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5 Potential Costs of a New Job

Are you thinking about switching jobs? As the job market starts to loosen up just a little bit, unhappy and underpaid workers everywhere are considering brushing up their resumes to submit applications. Nearly everyone who seeks to switch jobs [1] attempts to get at least a small raise…but a small raise might not be enough if the new positions comes with unforeseen costs.

New Job Costs

  1. Additional gas/public transportation costs if your new job is further from home – in extreme cases you may even have to purchase a car!
  2. Additional child care costs if you work longer hours
  3. Wardrobe costs if the dress code is different
  4. Increased insurance [2] premiums if your new employer is less generous than the old one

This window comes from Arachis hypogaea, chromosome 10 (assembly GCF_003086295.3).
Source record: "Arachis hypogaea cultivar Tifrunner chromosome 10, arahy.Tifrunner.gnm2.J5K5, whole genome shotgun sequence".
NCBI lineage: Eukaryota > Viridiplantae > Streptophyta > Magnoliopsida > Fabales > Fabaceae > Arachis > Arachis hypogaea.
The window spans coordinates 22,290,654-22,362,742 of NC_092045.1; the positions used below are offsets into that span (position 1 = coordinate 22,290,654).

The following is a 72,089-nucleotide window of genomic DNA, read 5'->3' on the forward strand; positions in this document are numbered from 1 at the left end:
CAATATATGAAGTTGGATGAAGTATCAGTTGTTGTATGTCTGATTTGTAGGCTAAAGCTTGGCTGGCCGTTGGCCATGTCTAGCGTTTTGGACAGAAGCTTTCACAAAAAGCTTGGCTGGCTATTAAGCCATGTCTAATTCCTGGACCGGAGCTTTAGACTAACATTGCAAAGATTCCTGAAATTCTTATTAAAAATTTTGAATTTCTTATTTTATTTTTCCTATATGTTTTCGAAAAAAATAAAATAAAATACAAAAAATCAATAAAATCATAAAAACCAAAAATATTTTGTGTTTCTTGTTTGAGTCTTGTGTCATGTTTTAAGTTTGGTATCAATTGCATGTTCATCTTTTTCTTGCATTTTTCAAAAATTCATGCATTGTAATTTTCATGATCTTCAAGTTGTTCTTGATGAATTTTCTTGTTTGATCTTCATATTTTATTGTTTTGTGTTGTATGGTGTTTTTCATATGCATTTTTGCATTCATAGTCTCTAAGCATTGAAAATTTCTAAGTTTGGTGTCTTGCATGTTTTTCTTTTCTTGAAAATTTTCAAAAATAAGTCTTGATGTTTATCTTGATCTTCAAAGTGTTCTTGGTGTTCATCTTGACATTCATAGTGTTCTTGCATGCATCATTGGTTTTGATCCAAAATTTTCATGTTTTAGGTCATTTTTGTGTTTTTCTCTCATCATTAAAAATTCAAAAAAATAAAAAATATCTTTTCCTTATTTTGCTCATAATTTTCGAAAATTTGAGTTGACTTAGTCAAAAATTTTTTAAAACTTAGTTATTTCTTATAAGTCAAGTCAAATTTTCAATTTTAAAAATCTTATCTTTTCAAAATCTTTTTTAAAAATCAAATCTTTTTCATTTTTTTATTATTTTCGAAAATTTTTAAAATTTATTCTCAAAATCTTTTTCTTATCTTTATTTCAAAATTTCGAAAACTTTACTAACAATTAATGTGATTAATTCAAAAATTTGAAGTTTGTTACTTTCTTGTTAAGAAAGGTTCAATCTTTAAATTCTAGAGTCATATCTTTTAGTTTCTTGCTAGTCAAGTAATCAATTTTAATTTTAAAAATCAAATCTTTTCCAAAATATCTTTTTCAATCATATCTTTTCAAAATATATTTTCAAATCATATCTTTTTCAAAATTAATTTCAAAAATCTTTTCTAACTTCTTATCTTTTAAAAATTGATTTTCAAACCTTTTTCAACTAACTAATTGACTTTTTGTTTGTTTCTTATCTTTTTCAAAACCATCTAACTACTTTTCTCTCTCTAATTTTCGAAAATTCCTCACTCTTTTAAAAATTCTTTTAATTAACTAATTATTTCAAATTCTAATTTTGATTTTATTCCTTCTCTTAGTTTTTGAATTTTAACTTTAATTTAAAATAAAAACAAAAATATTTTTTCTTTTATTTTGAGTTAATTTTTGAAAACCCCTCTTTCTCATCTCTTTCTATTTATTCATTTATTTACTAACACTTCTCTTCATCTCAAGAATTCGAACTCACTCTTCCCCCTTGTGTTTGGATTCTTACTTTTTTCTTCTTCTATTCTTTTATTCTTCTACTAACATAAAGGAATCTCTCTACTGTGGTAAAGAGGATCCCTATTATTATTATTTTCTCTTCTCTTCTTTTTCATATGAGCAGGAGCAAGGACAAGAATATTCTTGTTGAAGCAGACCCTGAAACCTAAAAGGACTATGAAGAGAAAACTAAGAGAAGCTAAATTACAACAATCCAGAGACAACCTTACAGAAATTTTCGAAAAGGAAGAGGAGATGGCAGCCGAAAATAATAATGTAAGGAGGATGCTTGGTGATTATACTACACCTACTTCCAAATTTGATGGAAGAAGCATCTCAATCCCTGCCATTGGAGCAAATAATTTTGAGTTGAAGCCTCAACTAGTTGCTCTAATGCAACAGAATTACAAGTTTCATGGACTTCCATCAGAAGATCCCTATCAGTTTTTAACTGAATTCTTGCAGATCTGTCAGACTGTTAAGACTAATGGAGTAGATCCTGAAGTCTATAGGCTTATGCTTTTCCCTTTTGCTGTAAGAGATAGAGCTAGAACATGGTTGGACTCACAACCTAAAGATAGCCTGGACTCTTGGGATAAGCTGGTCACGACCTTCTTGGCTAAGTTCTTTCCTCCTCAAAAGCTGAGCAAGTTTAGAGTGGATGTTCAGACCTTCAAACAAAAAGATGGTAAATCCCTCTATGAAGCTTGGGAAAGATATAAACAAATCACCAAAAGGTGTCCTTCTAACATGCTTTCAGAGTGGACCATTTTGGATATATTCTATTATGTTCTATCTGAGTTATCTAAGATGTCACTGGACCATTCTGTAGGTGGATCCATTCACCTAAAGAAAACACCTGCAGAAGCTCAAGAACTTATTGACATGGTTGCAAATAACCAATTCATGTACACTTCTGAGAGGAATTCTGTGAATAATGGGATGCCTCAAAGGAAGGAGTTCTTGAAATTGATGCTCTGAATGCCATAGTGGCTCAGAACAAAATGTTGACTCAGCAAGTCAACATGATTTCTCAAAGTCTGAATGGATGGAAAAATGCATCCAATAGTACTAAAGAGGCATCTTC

5. The need for higher retirement contributions if you’re losing an employer match

Jobs that require moves might come with even more costs – moving costs [3], new apartment deposits [4], additional state or local taxes. But of course these long-distance job offers [5] might also come with quite a few perks (and tax benefits [6]) – and hopefully a worthwhile raise!

Next Steps

If you have a job offer [7] in this dismal employment environment, good for you! If you’re extra lucky, you’ll actually end up with a higher salary AND increased benefits rather than additional costs. But before you sign on the dotted line, consider the big picture [8]…will the increased costs of the new job plus any lost benefits from the old job leave you in a worse financial position than before? If you can truly afford [9] the switch, go for it. But if you recognize that the job could cost more than any salary increase could compensate for, perhaps this is one offer you should pass on.

What other costs – or benefits – might come with a new job? Help your fellow job-seekers out by sharing in the comments!